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FTSE shrugs off GDP downgrade as Omicron study boosts markets

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Traders in London shrugged off a downgrade to the UK’s GDP to post a second straight day of strong gains on Wednesday.

The FTSE 100 was led higher by hotel groups and, for the second day in a row, a buoyant housing sector.

It ended the day up 44.25 points, a 0.6% rise, to 7341.66.

Close to the top was Whitbread, the firm behind Premier Inn, which was hot on the heels of Intercontinental Hotels, the Buckinghamshire-based owner of Holiday Inn and several other hotel chains.

The businesses had been buoyed by a general positive sentiment in the travel sector after the release of a new study which shows that people infected with Omicron are less likely to need hospital treatment than those who had Delta.

Following a late rally after the study was released, the two companies both ended up more than 2%, while Rolls-Royce – which gets paid based on how long its plane engines fly for – rose 3.3%.

The happy mood by Wednesday afternoon came in the face of concerns earlier in the day when the Office for National Statistics (ONS) downgraded its growth estimate.

The ONS had previously believed that Gross Domestic Product (GDP) rose by 1.3% between July and September, but on Wednesday it lowered this to 1.1%.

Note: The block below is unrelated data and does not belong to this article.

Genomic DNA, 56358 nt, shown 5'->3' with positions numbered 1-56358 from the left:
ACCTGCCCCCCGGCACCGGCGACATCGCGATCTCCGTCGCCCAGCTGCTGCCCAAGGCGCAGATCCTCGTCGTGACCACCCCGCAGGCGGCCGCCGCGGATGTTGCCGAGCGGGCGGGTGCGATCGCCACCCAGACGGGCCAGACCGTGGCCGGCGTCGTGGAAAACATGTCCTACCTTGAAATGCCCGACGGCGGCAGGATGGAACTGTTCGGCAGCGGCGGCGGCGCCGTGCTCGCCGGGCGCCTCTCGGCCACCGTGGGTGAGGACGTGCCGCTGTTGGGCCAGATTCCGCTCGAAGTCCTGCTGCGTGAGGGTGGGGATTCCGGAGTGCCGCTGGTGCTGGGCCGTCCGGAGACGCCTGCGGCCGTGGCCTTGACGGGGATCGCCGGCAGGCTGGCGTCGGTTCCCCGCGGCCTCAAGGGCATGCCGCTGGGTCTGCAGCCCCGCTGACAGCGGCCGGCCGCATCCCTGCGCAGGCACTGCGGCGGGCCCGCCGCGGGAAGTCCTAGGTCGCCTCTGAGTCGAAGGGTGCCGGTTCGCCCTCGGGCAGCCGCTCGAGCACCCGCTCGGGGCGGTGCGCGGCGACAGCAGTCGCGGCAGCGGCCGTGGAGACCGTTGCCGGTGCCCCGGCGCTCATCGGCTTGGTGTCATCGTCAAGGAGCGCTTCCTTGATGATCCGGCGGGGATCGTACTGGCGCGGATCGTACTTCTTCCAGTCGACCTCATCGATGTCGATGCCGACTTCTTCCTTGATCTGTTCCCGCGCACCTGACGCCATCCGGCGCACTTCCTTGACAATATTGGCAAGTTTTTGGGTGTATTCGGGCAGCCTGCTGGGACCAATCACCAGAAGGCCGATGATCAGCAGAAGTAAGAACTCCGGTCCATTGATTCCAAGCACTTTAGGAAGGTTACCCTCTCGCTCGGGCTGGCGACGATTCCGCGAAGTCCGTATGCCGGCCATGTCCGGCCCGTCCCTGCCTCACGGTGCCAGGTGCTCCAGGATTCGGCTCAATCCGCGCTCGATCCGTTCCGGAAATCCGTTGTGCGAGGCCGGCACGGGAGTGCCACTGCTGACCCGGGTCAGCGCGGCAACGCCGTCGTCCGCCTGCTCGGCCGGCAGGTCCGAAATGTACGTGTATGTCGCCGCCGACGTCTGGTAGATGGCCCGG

CMC Markets analyst Michael Hewson said that the bad showing in the third quarter masked an overall upgrade in GDP over the last year.

“The quarterly number was revised down from 1.3% to 1.1%%, which was disappointing, however on an annualised basis the number was revised higher to 6.8% from 6.6%,” he said.

“This upgrade means that the UK economy is closer to pre-pandemic levels than originally thought, despite the slowdown seen in the quarterly number.

“That being said, it is still pretty much rear-view mirror stuff with the immediate focus on how much damage the events of the last three weeks have done with respect to Omicron.”

The FTSE’s international peers also performed well on Wednesday. In Germany, the Dax rose 1%, in France the Cac 40 was up 1.2%, while in the US the S&P 500 rose 0.8% and the Dow Jones had gained 0.5% shortly after markets closed in Europe.

In currency markets, the pound was practically flat. By the end of the day it could buy 1.3348 dollars or 1.1785 euros.

Taylor Wimpey was one of the big gainers on the day, leading a charge by some of the UK’s largest housebuilders as its shares rose by 2.6%.

On Wednesday morning, the business promised to end a practice that meant leasehold ground rents would double every decade for buyers of its homes.

The decision follows an investigation by the Competition and Markets Authority into Taylor Wimpey and several of its rivals.

“These are totally unwarranted obligations that lead to people being trapped in their homes, struggling to sell or obtain a mortgage,” said CMA chief executive Andrea Coscelli who warned other housebuilders to do the same or potentially face court action.

The biggest risers on the FTSE 100 were Dechra Pharmaceuticals, up 222p to 5,190p, Rolls-Royce, up 3.78p to 118.34p, IHG, up 123p to 4,671p, Rightmove, up 20p to 784p, and Taylor Wimpey, up 4.35p to 336.6p.

The biggest fallers on the FTSE 100 were Rentokil, down 15p to 569.8p, United Utilities, down 45p to 2,965p, Rio Tinto, down 49p to 4,854.5p, United Utilities, down 9p to 1,094.5p, and Pearson, down 5p to 594.4p.

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